1.Create a to-do list or use a planner/agenda. List everything, big and small, that you have to do for your entire day; break big activities into smaller bits if necessary. Then, as you work through your day check off each of the items on your list. You will feel a growing sense of pride as you visually monitor your ever-diminishing list of projects.
2. Finish the hard stuff. When you have a looming project that’s bogging you down and making you unproductive in other areas, tackle it first. Finishing the largest item on your list of things to do will make you feel extra productive and give you the boost to do other things you’ve been pushing to the side.
If your “big project” is something that can’t be done in one sitting, make a list of small parts of it that you can accomplish today.
Make an ultimate to-do list for this single project, and have it placed somewhere you will see it on a regular basis. As you mark things off you will be motivated to continue doing so, and seeing it on a regular basis will remind you that your project needs to be done.
3. Do two-minute tasks. Whenever you are presented with something that you don’t want to do or would consider putting off, ask yourself “will this take me less than two minutes to finish?” For many of us, this includes small chores like taking out the trash or pulling a few weeds, but can include simple tasks in all areas of life. Anything that you want to put off but takes two minutes to do - do it. Simply force yourself to use the next 120 seconds to be productive and do the duty you normally would push off for hours or days.
4. 10 and 2. If you find yourself being pulled off into the depths of daydreams, set a period of time to do nothing but work. Take ten minutes and remove all distractions - your phone, magazines, or thoughts of your attractive love - and go into a working frenzy. Force yourself to work productively for ten minutes, and then go back to whatever it was you were doing. Chances are, you’ll get into a groove and keep working at a high pace even when your frenzy times out. Set a timer for two minutes, and read a book, get a snack, or call/text your friend. Do whatever it is you’ve been daydreaming about so that the temptation is removed once you get back to work.
5. Backwards Plan. Writing an essay the night before it is due is crazy. If you know you have a week to write the essay, break the assignments into parts. Come up with your topic one day, write the draft another day, edit the essay on another day, etc.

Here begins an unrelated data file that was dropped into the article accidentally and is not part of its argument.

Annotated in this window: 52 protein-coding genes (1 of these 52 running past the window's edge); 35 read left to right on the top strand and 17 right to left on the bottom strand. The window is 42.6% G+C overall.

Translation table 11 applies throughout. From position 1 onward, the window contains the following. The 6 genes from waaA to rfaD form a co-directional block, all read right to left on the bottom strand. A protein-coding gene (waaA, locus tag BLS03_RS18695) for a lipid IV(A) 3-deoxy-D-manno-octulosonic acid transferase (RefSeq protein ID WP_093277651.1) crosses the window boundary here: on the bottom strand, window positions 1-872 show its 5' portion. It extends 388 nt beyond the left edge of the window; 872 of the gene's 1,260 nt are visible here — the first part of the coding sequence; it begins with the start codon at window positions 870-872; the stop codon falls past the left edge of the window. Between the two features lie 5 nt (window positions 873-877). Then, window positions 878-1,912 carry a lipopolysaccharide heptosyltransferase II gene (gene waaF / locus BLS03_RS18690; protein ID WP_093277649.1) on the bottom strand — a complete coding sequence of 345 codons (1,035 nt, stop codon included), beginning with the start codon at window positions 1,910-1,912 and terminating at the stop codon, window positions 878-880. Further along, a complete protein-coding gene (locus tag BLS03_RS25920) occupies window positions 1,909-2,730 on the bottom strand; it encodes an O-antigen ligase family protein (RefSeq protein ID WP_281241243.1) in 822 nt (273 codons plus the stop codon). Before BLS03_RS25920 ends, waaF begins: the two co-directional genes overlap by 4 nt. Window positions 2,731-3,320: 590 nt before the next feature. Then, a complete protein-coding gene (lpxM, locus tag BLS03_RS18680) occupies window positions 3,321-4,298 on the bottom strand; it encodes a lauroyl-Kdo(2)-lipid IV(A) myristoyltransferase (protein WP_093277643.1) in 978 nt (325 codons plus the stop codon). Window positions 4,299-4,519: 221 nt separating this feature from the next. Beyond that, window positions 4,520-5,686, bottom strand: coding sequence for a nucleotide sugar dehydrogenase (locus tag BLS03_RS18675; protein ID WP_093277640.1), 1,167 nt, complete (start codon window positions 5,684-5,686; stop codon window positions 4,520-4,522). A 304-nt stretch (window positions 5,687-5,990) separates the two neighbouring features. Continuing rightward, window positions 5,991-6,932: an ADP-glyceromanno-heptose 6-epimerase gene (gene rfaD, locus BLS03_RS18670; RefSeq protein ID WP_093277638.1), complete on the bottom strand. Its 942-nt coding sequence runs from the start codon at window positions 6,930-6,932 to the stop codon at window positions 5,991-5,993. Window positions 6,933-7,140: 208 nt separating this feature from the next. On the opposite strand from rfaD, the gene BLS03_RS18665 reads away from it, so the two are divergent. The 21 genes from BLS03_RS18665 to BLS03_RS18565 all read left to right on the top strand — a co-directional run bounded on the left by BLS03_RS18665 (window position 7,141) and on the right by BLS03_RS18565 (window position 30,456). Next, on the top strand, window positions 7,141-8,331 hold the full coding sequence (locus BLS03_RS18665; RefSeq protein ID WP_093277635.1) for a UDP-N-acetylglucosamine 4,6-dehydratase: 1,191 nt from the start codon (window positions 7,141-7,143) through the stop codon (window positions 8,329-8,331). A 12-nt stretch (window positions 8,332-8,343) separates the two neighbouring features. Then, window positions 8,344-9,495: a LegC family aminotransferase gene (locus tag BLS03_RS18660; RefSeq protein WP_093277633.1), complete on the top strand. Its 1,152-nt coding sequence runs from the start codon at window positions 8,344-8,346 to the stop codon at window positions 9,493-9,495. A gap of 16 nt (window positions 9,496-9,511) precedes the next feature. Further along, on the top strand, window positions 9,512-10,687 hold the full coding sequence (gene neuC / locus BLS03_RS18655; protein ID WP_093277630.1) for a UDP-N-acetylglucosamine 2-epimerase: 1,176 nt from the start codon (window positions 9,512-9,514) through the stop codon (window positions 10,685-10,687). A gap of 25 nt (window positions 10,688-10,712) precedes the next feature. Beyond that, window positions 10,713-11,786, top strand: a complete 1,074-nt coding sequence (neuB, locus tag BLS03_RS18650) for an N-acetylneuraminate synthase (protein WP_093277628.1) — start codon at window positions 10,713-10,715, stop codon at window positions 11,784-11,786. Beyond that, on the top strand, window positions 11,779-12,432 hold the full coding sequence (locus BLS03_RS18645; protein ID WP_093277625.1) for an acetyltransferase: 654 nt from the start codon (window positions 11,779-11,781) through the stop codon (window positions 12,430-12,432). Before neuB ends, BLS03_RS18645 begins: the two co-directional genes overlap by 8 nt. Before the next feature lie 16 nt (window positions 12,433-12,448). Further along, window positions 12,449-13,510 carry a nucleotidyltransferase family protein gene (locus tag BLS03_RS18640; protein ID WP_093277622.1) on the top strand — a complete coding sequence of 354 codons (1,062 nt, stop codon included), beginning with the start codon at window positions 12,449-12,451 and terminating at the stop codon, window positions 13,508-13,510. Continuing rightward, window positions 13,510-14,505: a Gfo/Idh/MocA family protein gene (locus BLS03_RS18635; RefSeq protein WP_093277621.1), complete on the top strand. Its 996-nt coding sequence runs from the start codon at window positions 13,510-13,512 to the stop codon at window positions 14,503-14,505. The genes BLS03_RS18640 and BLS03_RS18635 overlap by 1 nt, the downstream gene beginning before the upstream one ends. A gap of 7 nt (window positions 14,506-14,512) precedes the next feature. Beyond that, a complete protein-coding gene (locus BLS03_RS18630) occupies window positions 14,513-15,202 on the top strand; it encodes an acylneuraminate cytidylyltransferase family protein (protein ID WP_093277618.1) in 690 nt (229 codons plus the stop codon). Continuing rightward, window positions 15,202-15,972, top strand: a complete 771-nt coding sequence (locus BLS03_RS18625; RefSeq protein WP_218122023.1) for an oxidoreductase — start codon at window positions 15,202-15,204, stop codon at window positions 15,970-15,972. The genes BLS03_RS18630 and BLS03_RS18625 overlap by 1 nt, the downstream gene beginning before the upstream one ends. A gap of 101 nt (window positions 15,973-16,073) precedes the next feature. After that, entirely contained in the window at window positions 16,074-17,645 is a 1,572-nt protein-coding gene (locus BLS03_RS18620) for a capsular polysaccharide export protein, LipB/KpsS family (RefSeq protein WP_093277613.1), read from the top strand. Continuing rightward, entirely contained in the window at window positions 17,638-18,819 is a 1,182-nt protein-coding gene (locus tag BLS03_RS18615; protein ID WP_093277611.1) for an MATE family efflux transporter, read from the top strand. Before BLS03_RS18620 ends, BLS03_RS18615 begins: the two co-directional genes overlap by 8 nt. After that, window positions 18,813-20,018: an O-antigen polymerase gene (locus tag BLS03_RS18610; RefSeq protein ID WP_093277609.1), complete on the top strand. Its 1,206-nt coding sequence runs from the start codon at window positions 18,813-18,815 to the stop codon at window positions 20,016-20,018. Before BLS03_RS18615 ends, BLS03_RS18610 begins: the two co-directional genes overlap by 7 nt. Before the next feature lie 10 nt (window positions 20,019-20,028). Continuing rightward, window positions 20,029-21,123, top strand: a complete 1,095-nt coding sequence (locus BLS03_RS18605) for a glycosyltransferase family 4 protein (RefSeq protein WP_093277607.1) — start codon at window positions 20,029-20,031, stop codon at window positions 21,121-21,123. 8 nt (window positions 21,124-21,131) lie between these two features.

6. Remove your distractions. Although it may seem like calling your mom or finishing up the next chapter in your book are things you must accomplish in the near future, they’re probably just distracting you from getting your work done. Put on some noise-cancelling headphones, turn off your phone, and hide your temptations (books, your guitar, cleaning, whatever it may be).
7. Don’t be a perfectionist. If you’re waiting for the perfect time, the perfect supplies, or you won’t stop until you’ve “perfected” your project, you’re putting off completing your task. Avoid this “perfect” thinking by considering quantity over quality. If your project doesn’t require perfection but you’re still focused on it, stop and move on to your next task. When you’ve finished everything, you can backtrack and finish perfecting your original task.
8. Motivate yourself. Set a time that you must complete your project by, and either reward yourself at the end of that time or set up a punishment for yourself if you aren’t successful in your endeavor.
Positive reinforcement is the most effective means of motivating yourself. Give yourself a treat to look forward to as a reward for buckling down on your to-do list/planner/agenda; go see a movie, eat a chocolate bar, go out with a friend, whatever it is that will motivate you.
Try using negative reinforcement - taking away something bad - as a motivator. For example, promise yourself that if you finish your essay by Friday night you won’t have to run your errands, do your chores, or whatever it is that you don’t want to do.
9. Get an accomplice. If you can’t seem to work on your own, find a friend or family member to help you work. Have them encourage you to stay on task and help you when you need it. Telling someone about what you need to do will motivate you to finish your project, because if you don’t you will have to suffer the embarrassment of admitting it to them.
Set up a few hours of time where you go around and accomplish all your projects with a friend. This way, you will have someone with you while you work to keep you focused and on track.
Schedule “check-ins” with your friend where they call to see where you’re at. These can be deadlines for certain tasks, at which point you will either be praised or chastised by your friend based on your progress report.
10. Focus on the end goal. It’s easy to see only the giant list of things to do, rather than the anxiety-free feeling of accomplishment at having finished them. As you work, focus on all the free time, relaxation, money, accomplishment, high grade, or whatever it may be that you get when you finish. This will help you to stay on task and work towards your goal.